Equinor Examines Land-Based Power To Reduce Offshore Emissions

By transitioning from gas turbines to land-based electrical power for various platforms, the company hopes to reduce carbon dioxide emissions by more than 600,000 tonnes/year.

Equinor is considering using electrical power from land-based sources instead of gas turbines on several of its North Sea platforms, including Troll C. The move could help the company see significant reduction in its carbon dioxide emissions.
Source: Øyvind Hagen/Equinor.

Equinor is looking at the possibility of supplying power from land to select offshore facilities in the Norwegian continental shelf (NCS) that are currently being powered by gas turbines. The transition may cut carbon dioxide (CO2) emissions by more than 600,000 tonnes/year if implemented.

Troll C and the Sleipner field center, which includes the Gudrun tie-in platform, are the facilities being considered. All three platforms are in field areas that already receive power from land. The Troll A gas platform has been powered from land since it came on stream in 1996 and has been operating with minimal production emissions. Equinor said its goal is to find a solution for tying Troll C to the same power solution as Troll A via a power cable from the Kollsnes plant near Bergen.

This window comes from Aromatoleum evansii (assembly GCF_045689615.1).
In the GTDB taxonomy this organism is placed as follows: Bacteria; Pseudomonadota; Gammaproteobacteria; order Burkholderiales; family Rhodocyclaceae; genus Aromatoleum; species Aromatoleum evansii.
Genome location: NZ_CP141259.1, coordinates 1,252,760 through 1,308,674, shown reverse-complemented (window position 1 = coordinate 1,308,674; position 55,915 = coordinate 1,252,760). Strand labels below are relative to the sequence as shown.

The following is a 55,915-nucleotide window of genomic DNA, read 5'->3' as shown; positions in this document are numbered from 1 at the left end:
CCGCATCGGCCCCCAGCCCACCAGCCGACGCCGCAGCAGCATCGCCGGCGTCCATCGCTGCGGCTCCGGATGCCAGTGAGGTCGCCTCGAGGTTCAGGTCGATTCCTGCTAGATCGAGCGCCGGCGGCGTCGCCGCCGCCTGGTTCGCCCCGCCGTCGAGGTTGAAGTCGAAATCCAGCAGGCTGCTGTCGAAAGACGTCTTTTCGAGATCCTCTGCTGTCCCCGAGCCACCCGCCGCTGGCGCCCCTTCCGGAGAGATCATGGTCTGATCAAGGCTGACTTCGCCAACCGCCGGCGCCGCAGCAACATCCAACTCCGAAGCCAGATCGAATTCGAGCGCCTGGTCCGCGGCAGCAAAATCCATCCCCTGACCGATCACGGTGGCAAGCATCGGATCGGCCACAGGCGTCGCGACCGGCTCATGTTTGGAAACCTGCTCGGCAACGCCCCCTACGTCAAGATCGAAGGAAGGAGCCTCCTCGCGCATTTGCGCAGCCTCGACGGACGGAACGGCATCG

The Johan Sverdrup field, scheduled for first oil in late 2019, will also be powered from land along with several fields on the Utsira High including the Gina Krog field, which came on stream last year. Equinor is pursuing options for extending the power supply from Gina Krog, with the goal of connecting the Sleipner field center and the Gundrun platform to a land-based power supply.

These efforts are part of Equinor’s plan to reduce its carbon footprint. It aims to reduce CO2 emissions from its offshore operations by 2 million tonnes annually in the next 12 years.

“The electrification plans for Troll C and the Sleipner area give us an opportunity to mature further substantial reductions through good collaboration in the licenses, with authorities, and the industry at large,” Arne Sigye Nylund, Equinor’s executive vice president for the NCS, said in a statement.

Equinor estimates that it could reduce its CO2 emissions by 350,000 tonnes/year by platform electrification on Troll C. Sleipner has the potential for a 250,000-tonne/year emission reduction. Electrification may also lead to an annual reduction of NOX emissions by approximately 2,500 tonnes. On top of that, the company could see 1.3 million tonnes of CO2 savings by choosing land-based power supply to Johan Sverrdup, Gina Krog, and Martin Linge, which it said was equivalent to 650,000 cars on the road.

The electrification plan follows a mapping study that Equinor made of the NCS fields it operates. That mapping identified that Troll C and the Sleipner field center, including the Gudrun platform, were most suitable for further consideration.

Equinor said Troll C and the Sleipner area can use existing power supply infrastructure.

“Powering major offshore oil and gas installations from land is no easy task,” Nylund said. “There are many challenges, both technical and financial, and several of our installations are in areas with no possibility for tying in to land-based power supply.”